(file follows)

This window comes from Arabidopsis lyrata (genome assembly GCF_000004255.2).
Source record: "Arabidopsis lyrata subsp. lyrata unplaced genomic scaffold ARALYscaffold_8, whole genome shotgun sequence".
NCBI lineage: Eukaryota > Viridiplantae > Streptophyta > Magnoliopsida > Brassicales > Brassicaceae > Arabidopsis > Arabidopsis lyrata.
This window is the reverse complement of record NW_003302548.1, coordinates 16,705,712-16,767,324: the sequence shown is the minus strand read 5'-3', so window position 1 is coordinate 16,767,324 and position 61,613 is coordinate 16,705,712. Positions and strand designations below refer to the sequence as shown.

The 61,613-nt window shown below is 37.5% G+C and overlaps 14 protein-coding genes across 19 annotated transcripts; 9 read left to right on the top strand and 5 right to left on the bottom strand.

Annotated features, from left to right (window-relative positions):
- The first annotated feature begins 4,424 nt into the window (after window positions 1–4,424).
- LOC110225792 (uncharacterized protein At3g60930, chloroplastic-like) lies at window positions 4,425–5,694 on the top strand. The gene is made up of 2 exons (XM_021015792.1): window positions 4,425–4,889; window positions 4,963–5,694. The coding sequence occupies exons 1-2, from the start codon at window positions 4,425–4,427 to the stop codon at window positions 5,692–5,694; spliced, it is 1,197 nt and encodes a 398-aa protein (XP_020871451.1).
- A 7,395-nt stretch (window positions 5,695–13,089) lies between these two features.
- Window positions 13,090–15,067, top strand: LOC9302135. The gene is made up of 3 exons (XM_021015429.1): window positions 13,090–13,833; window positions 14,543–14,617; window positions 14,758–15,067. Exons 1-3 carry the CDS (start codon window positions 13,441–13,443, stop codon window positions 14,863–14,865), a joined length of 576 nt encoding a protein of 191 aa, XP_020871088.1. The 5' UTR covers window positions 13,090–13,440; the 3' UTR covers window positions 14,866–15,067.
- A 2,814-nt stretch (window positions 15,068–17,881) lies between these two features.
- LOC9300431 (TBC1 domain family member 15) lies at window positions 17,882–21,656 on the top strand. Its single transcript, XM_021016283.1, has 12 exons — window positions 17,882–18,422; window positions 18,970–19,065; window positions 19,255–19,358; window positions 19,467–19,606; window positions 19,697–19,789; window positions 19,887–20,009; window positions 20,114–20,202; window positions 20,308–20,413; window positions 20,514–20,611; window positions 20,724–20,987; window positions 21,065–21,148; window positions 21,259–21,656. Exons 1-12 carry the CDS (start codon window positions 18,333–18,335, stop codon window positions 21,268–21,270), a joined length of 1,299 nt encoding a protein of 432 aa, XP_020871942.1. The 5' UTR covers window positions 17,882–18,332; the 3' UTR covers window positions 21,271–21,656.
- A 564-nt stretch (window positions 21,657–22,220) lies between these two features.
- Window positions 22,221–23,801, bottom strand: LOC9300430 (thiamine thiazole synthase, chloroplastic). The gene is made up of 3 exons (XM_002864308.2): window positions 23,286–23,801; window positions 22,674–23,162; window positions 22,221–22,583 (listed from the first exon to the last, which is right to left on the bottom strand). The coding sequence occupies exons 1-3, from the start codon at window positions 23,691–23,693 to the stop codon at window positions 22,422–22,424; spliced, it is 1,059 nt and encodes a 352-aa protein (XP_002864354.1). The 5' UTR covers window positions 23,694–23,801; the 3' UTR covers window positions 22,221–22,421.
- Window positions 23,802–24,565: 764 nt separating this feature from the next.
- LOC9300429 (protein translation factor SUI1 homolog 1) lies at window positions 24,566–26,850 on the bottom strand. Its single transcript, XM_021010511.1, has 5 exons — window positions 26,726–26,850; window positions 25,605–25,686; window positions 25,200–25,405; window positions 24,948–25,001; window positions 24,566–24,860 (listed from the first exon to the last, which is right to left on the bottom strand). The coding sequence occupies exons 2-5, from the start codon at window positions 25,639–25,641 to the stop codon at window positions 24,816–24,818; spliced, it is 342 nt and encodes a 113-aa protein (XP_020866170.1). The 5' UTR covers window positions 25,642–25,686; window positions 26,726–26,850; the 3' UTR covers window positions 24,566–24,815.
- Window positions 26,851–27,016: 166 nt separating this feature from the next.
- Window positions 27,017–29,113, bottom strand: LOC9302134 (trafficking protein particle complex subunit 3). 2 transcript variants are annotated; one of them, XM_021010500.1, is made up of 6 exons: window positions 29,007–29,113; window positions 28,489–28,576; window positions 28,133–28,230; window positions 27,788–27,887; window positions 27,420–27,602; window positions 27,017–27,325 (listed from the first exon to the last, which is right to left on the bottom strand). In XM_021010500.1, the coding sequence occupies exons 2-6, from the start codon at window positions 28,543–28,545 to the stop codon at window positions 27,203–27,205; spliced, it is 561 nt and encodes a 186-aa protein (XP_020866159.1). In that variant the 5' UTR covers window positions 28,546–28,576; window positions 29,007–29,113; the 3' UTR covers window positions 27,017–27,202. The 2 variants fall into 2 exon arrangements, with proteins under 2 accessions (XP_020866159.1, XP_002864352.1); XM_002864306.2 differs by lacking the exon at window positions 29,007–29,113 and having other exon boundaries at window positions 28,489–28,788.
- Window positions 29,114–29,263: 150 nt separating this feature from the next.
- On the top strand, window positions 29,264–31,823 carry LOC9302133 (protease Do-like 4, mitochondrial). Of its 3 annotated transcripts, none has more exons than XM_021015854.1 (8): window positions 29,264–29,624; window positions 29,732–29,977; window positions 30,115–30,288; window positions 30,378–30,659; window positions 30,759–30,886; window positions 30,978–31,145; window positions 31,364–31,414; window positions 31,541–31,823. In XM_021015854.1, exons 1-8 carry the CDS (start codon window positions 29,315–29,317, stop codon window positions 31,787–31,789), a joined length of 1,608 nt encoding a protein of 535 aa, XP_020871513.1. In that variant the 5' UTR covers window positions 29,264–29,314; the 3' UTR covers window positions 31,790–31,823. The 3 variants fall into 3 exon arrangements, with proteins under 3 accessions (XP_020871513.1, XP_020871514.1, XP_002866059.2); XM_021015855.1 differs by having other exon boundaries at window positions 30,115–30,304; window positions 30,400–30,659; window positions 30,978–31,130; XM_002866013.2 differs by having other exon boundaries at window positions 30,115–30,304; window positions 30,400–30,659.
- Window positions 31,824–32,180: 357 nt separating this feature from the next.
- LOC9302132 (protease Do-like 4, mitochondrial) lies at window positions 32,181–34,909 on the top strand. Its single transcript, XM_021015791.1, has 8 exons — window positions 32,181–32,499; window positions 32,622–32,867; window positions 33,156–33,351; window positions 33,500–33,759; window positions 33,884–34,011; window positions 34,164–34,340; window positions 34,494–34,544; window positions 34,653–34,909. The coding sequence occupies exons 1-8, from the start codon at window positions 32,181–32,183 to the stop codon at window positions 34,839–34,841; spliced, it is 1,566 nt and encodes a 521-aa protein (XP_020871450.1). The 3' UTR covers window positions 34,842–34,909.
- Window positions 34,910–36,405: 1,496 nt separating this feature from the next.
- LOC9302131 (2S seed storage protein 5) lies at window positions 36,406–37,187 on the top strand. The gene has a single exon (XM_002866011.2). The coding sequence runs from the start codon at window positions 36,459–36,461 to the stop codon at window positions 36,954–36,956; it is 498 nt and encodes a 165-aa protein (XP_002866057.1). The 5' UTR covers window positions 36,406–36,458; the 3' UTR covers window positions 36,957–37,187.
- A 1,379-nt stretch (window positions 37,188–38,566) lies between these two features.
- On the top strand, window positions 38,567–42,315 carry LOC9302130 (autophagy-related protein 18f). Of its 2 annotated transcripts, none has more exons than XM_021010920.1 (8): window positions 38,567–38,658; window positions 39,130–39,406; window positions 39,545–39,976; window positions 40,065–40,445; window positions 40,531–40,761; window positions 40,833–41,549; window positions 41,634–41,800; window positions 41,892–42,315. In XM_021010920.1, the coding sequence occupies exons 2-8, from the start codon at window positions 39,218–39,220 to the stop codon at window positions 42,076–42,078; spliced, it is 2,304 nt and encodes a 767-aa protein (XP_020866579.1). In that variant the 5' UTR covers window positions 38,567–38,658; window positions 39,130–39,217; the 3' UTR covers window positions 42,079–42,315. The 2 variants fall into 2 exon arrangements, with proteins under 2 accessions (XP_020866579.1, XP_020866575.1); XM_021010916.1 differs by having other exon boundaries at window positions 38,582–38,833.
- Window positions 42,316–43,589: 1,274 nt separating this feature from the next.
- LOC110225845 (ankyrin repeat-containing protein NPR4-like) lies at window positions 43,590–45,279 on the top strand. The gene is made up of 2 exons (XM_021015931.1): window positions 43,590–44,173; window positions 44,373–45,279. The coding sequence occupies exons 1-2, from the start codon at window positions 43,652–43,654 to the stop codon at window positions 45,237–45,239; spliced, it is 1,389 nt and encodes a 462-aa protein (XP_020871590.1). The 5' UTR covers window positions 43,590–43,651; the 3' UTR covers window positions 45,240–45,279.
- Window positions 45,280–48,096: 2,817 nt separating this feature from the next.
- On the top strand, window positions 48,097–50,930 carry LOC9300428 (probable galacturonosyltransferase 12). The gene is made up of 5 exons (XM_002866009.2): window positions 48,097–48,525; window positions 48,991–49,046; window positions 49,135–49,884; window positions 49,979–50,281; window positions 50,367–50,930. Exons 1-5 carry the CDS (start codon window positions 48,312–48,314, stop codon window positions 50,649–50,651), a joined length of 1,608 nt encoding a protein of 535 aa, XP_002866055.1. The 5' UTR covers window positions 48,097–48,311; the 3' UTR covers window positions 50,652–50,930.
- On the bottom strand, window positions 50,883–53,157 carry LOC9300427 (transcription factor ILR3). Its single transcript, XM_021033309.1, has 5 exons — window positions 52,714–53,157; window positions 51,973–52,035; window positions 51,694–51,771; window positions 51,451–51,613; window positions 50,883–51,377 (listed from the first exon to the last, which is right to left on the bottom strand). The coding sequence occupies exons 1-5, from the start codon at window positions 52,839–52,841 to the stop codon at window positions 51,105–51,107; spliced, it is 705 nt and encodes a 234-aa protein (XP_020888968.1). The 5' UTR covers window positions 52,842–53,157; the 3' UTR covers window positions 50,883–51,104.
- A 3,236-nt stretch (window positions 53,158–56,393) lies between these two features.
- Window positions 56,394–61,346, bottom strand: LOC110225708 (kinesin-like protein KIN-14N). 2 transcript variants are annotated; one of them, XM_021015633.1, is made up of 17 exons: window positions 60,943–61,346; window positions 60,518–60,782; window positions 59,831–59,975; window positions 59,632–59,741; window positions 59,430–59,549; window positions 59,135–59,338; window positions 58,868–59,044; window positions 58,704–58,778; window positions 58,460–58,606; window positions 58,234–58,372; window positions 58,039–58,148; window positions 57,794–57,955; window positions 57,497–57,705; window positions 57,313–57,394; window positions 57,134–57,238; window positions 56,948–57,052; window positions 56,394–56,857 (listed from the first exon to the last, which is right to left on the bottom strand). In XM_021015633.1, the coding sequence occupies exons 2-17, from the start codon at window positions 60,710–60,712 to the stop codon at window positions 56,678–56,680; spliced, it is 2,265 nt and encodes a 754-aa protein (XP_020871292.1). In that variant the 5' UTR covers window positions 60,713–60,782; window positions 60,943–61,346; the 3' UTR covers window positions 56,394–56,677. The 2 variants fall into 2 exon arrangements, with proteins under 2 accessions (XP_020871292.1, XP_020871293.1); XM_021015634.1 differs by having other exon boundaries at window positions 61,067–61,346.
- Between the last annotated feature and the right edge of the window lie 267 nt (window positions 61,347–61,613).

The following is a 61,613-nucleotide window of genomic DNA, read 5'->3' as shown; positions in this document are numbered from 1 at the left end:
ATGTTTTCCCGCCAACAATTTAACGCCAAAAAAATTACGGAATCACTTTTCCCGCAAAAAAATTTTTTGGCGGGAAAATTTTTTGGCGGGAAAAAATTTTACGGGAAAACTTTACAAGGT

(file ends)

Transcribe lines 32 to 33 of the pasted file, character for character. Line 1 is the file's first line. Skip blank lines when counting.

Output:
- A 3,236-nt stretch (window positions 53,158–56,393) lies between these two features.
- Window positions 56,394–61,346, bottom strand: LOC110225708 (kinesin-like protein KIN-14N). 2 transcript variants are annotated; one of them, XM_021015633.1, is made up of 17 exons: window positions 60,943–61,346; window positions 60,518–60,782; window positions 59,831–59,975; window positions 59,632–59,741; window positions 59,430–59,549; window positions 59,135–59,338; window positions 58,868–59,044; window positions 58,704–58,778; window positions 58,460–58,606; window positions 58,234–58,372; window positions 58,039–58,148; window positions 57,794–57,955; window positions 57,497–57,705; window positions 57,313–57,394; window positions 57,134–57,238; window positions 56,948–57,052; window positions 56,394–56,857 (listed from the first exon to the last, which is right to left on the bottom strand). In XM_021015633.1, the coding sequence occupies exons 2-17, from the start codon at window positions 60,710–60,712 to the stop codon at window positions 56,678–56,680; spliced, it is 2,265 nt and encodes a 754-aa protein (XP_020871292.1). In that variant the 5' UTR covers window positions 60,713–60,782; window positions 60,943–61,346; the 3' UTR covers window positions 56,394–56,677. The 2 variants fall into 2 exon arrangements, with proteins under 2 accessions (XP_020871292.1, XP_020871293.1); XM_021015634.1 differs by having other exon boundaries at window positions 61,067–61,346.